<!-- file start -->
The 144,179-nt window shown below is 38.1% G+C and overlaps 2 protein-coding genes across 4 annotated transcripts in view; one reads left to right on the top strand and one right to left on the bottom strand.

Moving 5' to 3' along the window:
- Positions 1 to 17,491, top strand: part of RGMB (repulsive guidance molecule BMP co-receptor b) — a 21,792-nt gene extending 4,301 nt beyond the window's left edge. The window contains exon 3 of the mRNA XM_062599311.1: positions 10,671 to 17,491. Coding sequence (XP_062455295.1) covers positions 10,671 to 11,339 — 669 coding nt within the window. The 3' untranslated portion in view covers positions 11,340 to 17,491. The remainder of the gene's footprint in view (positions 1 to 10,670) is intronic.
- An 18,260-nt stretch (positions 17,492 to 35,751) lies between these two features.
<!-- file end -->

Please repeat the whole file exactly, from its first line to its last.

The 144,179-nt window shown below is 38.1% G+C and overlaps 2 protein-coding genes across 4 annotated transcripts in view; one reads left to right on the top strand and one right to left on the bottom strand.

Moving 5' to 3' along the window:
- Positions 1 to 17,491, top strand: part of RGMB (repulsive guidance molecule BMP co-receptor b) — a 21,792-nt gene extending 4,301 nt beyond the window's left edge. The window contains exon 3 of the mRNA XM_062599311.1: positions 10,671 to 17,491. Coding sequence (XP_062455295.1) covers positions 10,671 to 11,339 — 669 coding nt within the window. The 3' untranslated portion in view covers positions 11,340 to 17,491. The remainder of the gene's footprint in view (positions 1 to 10,670) is intronic.
- An 18,260-nt stretch (positions 17,492 to 35,751) lies between these two features.